U.S. Envoy Says No Demands Expected of Israel for Embassy Move


David Friedman, the United States Ambassador to Israel, with Prime Minister Benjamin Netanyahu. (Abir Sultan/Pool Photo via AP, File)

“It was a good thing to have done because we took it off the table. Because every time there were peace talks, they never got past Jerusalem becoming the capital. So I said, let’s take it off the table. And you know what?” asked President Trump, rhetorically. “In the negotiation, Israel will have to pay a higher price, because they won a very big thing.” Trump added that the Palestinians “will get something very good, because it’s their turn next. Let’s see what happens.”

These comments at a campaign rally in Charleston, West Virginia, on August 21 raised concerns in Israel that paying “a higher price” for the embassy move meant that he expected a quid pro quo for moving the U.S. embassy to Yerushalayim this past May.

In call with Jewish leaders, as reported by Times of Israel and Jewish Insider, Ambassador to Israel David Friedman insisted that the reference was not meant to signal that President Trump intended to demand special concessions.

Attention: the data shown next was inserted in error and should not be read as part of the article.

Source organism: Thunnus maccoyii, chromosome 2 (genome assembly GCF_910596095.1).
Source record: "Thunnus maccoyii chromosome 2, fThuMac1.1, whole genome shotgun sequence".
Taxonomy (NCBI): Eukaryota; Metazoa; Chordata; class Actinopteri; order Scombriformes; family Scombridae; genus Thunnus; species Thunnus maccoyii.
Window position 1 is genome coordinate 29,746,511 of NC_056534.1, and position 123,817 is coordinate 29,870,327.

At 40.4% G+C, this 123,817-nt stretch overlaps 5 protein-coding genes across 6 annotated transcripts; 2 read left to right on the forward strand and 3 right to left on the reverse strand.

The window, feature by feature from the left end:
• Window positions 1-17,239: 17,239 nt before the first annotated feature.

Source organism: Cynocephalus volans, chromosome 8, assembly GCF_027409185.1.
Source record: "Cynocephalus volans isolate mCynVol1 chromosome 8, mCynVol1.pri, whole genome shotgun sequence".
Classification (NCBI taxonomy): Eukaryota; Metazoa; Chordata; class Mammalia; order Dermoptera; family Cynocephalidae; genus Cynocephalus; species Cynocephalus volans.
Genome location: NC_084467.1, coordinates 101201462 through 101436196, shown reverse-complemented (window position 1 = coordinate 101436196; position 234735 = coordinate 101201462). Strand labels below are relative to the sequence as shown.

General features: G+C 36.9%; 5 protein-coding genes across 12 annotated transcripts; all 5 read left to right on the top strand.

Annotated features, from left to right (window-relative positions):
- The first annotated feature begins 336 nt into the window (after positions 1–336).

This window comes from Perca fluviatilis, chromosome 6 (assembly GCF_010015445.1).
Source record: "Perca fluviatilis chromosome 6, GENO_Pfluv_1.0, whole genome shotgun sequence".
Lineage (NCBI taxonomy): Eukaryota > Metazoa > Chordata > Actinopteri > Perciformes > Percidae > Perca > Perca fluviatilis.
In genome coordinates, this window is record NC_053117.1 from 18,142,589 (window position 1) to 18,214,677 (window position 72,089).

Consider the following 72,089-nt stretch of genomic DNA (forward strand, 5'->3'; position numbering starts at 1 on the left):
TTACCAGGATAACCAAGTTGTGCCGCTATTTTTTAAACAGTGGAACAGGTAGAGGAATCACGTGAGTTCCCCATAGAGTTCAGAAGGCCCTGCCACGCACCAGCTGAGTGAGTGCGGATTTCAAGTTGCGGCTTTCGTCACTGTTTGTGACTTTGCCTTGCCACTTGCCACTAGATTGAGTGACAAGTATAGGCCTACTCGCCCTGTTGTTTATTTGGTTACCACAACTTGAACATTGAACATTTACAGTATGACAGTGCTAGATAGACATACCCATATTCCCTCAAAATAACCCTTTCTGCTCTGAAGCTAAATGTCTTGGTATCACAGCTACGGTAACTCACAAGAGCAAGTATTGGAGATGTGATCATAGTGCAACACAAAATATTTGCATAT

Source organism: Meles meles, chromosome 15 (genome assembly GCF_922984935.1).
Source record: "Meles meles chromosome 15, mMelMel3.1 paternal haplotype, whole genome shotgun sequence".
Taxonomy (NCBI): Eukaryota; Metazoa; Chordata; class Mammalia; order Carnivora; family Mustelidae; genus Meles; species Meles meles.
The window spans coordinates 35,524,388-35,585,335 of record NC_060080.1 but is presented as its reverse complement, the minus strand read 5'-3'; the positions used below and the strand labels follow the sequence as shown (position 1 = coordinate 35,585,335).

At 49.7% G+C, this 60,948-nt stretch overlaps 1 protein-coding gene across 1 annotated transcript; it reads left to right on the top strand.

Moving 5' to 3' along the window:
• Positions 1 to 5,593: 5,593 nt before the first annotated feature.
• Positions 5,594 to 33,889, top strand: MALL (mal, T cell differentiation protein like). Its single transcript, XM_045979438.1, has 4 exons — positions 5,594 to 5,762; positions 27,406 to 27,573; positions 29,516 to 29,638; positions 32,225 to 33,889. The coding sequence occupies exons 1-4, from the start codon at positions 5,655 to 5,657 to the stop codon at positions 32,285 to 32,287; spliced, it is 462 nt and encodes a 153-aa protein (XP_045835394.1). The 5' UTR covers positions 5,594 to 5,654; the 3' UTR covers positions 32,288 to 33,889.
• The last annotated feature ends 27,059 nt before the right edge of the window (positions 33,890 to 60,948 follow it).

“I was there when the [embassy relocation] decision was made,” Friedman said. “There is not and there never was any demand made of Israel that they do anything in exchange for the embassy move.”

Although there is “no schedule” for the presentation of the administration’s much-anticipated peace plan, and that it is “not imminent,” the U.S. continues to “listen and talk to people,” Friedman was reported to have said. While discussing the ongoing crisis in Gaza, he stated that the chance for agreement was “very low,” according to other reports about the call.

“The president feels that if the parties are lucky enough to be sitting in a room and making progress, he might say to the Israelis, ‘Look, can you do a little bit more? Look what we did for you. Is there something more that you could do?’ It’s not that he has something specific in mind.”

Because the United States engaged in significant efforts to strengthen Israel’s historical, multi-thousand-year connection to Yerushalayim, Ambassador Friedman suggested that “maybe the Israelis could make it clear by leaning in a little bit as well. That’s all it meant,” the political news site Jewish Insider wrote.

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